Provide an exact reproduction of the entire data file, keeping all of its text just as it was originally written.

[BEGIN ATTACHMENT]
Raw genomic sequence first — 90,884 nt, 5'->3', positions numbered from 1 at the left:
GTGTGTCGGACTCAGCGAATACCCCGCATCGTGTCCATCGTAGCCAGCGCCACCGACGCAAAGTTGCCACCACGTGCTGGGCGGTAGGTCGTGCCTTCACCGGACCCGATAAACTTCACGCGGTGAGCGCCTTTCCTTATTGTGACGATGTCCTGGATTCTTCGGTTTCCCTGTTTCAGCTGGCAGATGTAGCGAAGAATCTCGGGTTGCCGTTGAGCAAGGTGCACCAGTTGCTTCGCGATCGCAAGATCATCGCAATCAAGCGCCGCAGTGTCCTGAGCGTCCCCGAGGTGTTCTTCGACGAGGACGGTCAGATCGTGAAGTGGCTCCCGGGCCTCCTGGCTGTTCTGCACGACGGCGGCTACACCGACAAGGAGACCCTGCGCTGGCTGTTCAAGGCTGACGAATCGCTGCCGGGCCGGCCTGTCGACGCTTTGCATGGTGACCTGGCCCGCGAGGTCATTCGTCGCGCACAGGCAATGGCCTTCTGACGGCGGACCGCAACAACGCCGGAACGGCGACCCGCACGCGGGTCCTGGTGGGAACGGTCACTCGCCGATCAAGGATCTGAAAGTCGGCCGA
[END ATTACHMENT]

Raw genomic sequence first — 90,884 nt, 5'->3', positions numbered from 1 at the left:
GTGTGTCGGACTCAGCGAATACCCCGCATCGTGTCCATCGTAGCCAGCGCCACCGACGCAAAGTTGCCACCACGTGCTGGGCGGTAGGTCGTGCCTTCACCGGACCCGATAAACTTCACGCGGTGAGCGCCTTTCCTTATTGTGACGATGTCCTGGATTCTTCGGTTTCCCTGTTTCAGCTGGCAGATGTAGCGAAGAATCTCGGGTTGCCGTTGAGCAAGGTGCACCAGTTGCTTCGCGATCGCAAGATCATCGCAATCAAGCGCCGCAGTGTCCTGAGCGTCCCCGAGGTGTTCTTCGACGAGGACGGTCAGATCGTGAAGTGGCTCCCGGGCCTCCTGGCTGTTCTGCACGACGGCGGCTACACCGACAAGGAGACCCTGCGCTGGCTGTTCAAGGCTGACGAATCGCTGCCGGGCCGGCCTGTCGACGCTTTGCATGGTGACCTGGCCCGCGAGGTCATTCGTCGCGCACAGGCAATGGCCTTCTGACGGCGGACCGCAACAACGCCGGAACGGCGACCCGCACGCGGGTCCTGGTGGGAACGGTCACTCGCCGATCAAGGATCTGAAAGTCGGCCGA